When women wished to increase her chances of producing a healthy baby, it was a fertility goddess that she lit a candle to. From ancient queens desperately looking to provide her husband with a male heir to farmers looking to expand their brood, fertility goddesses were worshipped in hopes of bearing children. In this article, you will encounter a handful of ancient fertility goddesses, including Isis of Egypt.
Ashtart or Astarte , Semetic
As the goddess of sexual love, maternity and fertility, Ashtart (or Astarte) was a Semitic deity who was the consort of El at Ugarit. Throughout Babylonia, Syria, Phoenicia, and other locales, the goddess’ priestesses were seen as sacred prostitutes. In art works, the goddess is shown suckling her son Tamuz. At times, she appears with two horns. Ashtart also represents the goddess of war and is often connected to lions and leopards.
Isis , Egyptian
Not only is Isis the Egyptian goddess of fertility, but she is also responsible for magic and motherhood. Family associations include her father, the god Keb (Earth) and her mother, the goddess Nut (Sky). She is also the sister and wife of Osiris. A well-known myth involving Isis centers on the death of her husband by the hands of her own brother Seth. Searching for the body of her love, she was able to put it back together. This act made her the goddess of the dead. She is known for impregnating herself by using Osiris’ body. As a result, she gave birth to Horus. In Egyptian art works, Isis is depicted as the woman wearing cow horns with a solar disk positioned in between.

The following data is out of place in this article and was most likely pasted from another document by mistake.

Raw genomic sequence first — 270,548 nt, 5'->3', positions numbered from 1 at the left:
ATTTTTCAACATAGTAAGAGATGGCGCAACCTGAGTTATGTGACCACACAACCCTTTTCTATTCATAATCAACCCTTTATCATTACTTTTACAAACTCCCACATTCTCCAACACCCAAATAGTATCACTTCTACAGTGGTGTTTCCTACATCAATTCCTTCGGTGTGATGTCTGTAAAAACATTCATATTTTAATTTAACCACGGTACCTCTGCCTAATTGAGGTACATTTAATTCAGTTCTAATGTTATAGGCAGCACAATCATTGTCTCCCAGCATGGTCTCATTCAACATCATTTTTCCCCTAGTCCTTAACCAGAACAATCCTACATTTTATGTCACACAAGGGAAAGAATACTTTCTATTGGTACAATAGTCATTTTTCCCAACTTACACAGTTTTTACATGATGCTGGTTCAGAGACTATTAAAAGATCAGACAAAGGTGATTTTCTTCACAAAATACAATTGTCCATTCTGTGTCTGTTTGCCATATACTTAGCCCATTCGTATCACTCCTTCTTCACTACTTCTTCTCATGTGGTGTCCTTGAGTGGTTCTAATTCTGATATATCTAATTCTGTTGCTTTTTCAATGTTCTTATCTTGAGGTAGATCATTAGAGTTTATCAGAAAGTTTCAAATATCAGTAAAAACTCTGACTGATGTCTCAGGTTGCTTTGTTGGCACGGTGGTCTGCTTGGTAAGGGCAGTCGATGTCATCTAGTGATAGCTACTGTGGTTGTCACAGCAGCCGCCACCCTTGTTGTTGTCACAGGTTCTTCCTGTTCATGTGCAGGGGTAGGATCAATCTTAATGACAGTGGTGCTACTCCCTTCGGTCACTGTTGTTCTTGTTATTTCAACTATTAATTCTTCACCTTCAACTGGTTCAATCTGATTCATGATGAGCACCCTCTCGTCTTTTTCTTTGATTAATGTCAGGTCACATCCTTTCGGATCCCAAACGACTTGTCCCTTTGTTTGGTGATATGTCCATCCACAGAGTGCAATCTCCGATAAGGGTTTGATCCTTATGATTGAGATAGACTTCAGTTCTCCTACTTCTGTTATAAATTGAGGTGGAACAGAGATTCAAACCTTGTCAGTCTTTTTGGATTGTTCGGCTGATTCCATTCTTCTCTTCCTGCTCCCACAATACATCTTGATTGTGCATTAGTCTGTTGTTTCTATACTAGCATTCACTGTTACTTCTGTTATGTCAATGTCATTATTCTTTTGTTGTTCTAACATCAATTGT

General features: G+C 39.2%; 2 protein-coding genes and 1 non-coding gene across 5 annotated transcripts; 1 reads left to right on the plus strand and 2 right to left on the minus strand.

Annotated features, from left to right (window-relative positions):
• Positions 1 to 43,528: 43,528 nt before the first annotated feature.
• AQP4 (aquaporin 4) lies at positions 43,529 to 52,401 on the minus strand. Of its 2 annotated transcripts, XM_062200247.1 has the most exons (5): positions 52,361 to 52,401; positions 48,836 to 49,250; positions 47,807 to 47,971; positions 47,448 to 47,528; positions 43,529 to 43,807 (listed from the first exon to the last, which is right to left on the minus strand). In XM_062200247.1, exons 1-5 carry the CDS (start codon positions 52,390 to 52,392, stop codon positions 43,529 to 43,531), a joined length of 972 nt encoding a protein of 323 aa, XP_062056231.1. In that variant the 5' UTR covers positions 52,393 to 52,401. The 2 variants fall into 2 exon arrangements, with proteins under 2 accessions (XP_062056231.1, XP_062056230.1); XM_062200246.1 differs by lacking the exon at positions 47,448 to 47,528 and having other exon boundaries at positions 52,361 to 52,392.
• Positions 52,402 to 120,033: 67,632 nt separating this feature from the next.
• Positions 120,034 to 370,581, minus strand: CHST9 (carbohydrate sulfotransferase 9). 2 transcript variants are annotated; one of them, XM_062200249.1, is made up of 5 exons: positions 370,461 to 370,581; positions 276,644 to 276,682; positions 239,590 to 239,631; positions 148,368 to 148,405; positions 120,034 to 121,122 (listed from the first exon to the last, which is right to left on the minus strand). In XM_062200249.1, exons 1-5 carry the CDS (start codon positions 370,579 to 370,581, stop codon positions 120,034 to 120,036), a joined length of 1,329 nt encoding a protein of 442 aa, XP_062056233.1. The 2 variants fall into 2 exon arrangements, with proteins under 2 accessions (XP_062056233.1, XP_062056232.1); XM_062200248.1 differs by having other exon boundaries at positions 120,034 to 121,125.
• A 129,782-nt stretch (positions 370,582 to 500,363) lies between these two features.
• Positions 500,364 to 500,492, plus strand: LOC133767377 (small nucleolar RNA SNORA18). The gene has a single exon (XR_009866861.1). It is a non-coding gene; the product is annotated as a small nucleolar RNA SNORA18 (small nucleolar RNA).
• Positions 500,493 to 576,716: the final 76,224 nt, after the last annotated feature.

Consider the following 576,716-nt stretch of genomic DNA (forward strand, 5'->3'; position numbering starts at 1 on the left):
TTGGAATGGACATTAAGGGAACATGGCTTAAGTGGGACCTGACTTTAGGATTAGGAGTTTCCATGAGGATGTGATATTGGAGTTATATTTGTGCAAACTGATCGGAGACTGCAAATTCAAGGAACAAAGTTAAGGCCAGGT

Saule , Baltic
Saule represents a common Baltic solar deity, who appeared in Lithuanian and Latvian mythologies. She is considered one of the most powerful deities (often called the Sun), as the goddess of life and fertility, warmth and health. Saule first emerges in texts in one of the earliest written sources on Lithuanian mythology. A Slavic translation dating back to 1261 states that a powerful smith created the Sun and threw it into the sky. A tale dating back to the 1300s and 1400s centers on a myth that Saule was kidnapped and help in a tower by a powerful king. She was later rescued by the zodiac using a sledgehammer. In Lithuanian myths, Saule is noted as the mother of planets, such as Mars, Mercury, Jupiter, and Saturn.
Other ancient fertility goddesses from cultures around the world include:
Mbaba Mwana Waresa , African
This Zulu goddess was responsible for fertility, as well as rainbows, agriculture, and rain.
Chiconahui , Aztec
In Aztec myths, Chiconahui was mentioned as the domestic fertility goddess and the protectress of families and homes.
Mama Quilla , Incan
As the goddess of the moon, the menstrual cycle, and a protector of women, Mama Quilla played an important role in the Inca calendar and myths. For example, it is said that she once cried tears of silver and that lunar eclipses existed because of animal attacks she had suffered.